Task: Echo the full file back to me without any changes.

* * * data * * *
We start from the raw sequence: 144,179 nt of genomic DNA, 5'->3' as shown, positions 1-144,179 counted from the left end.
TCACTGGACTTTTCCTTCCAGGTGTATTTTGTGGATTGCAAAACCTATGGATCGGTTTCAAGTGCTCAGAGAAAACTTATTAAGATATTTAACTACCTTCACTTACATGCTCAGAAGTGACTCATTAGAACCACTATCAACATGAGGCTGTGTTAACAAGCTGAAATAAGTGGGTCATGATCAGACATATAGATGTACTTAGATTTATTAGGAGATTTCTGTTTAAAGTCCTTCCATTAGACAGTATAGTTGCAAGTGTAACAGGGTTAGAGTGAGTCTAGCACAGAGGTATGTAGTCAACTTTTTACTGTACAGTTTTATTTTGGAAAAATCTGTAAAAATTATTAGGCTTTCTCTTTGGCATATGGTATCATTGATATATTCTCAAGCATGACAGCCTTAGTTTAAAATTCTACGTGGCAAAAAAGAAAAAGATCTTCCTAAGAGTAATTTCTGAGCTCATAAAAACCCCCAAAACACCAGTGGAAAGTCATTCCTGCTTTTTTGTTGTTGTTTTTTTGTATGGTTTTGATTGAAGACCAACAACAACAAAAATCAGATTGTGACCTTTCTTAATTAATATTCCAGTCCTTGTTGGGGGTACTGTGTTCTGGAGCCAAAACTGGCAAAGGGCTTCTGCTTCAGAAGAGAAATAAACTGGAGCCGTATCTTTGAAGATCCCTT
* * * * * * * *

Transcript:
We start from the raw sequence: 144,179 nt of genomic DNA, 5'->3' as shown, positions 1-144,179 counted from the left end.
TCACTGGACTTTTCCTTCCAGGTGTATTTTGTGGATTGCAAAACCTATGGATCGGTTTCAAGTGCTCAGAGAAAACTTATTAAGATATTTAACTACCTTCACTTACATGCTCAGAAGTGACTCATTAGAACCACTATCAACATGAGGCTGTGTTAACAAGCTGAAATAAGTGGGTCATGATCAGACATATAGATGTACTTAGATTTATTAGGAGATTTCTGTTTAAAGTCCTTCCATTAGACAGTATAGTTGCAAGTGTAACAGGGTTAGAGTGAGTCTAGCACAGAGGTATGTAGTCAACTTTTTACTGTACAGTTTTATTTTGGAAAAATCTGTAAAAATTATTAGGCTTTCTCTTTGGCATATGGTATCATTGATATATTCTCAAGCATGACAGCCTTAGTTTAAAATTCTACGTGGCAAAAAAGAAAAAGATCTTCCTAAGAGTAATTTCTGAGCTCATAAAAACCCCCAAAACACCAGTGGAAAGTCATTCCTGCTTTTTTGTTGTTGTTTTTTTGTATGGTTTTGATTGAAGACCAACAACAACAAAAATCAGATTGTGACCTTTCTTAATTAATATTCCAGTCCTTGTTGGGGGTACTGTGTTCTGGAGCCAAAACTGGCAAAGGGCTTCTGCTTCAGAAGAGAAATAAACTGGAGCCGTATCTTTGAAGATCCCTT